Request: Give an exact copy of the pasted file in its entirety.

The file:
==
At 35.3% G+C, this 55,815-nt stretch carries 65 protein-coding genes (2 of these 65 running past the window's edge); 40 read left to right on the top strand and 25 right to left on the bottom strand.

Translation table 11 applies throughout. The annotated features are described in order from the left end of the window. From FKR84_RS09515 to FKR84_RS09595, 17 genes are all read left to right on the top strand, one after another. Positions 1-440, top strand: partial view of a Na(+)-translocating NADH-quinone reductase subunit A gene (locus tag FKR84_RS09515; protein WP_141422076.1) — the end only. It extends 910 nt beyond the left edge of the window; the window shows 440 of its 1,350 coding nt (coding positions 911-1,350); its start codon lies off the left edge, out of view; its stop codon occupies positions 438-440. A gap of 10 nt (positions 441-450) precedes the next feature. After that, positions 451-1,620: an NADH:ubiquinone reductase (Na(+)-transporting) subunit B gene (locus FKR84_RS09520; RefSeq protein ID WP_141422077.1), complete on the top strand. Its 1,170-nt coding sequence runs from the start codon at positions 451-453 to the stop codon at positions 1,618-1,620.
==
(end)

At 35.3% G+C, this 55,815-nt stretch carries 65 protein-coding genes (2 of these 65 running past the window's edge); 40 read left to right on the top strand and 25 right to left on the bottom strand.

Translation table 11 applies throughout. The annotated features are described in order from the left end of the window. From FKR84_RS09515 to FKR84_RS09595, 17 genes are all read left to right on the top strand, one after another. Positions 1-440, top strand: partial view of a Na(+)-translocating NADH-quinone reductase subunit A gene (locus tag FKR84_RS09515; protein WP_141422076.1) — the end only. It extends 910 nt beyond the left edge of the window; the window shows 440 of its 1,350 coding nt (coding positions 911-1,350); its start codon lies off the left edge, out of view; its stop codon occupies positions 438-440. A gap of 10 nt (positions 441-450) precedes the next feature. After that, positions 451-1,620: an NADH:ubiquinone reductase (Na(+)-transporting) subunit B gene (locus FKR84_RS09520; RefSeq protein ID WP_141422077.1), complete on the top strand. Its 1,170-nt coding sequence runs from the start codon at positions 451-453 to the stop codon at positions 1,618-1,620.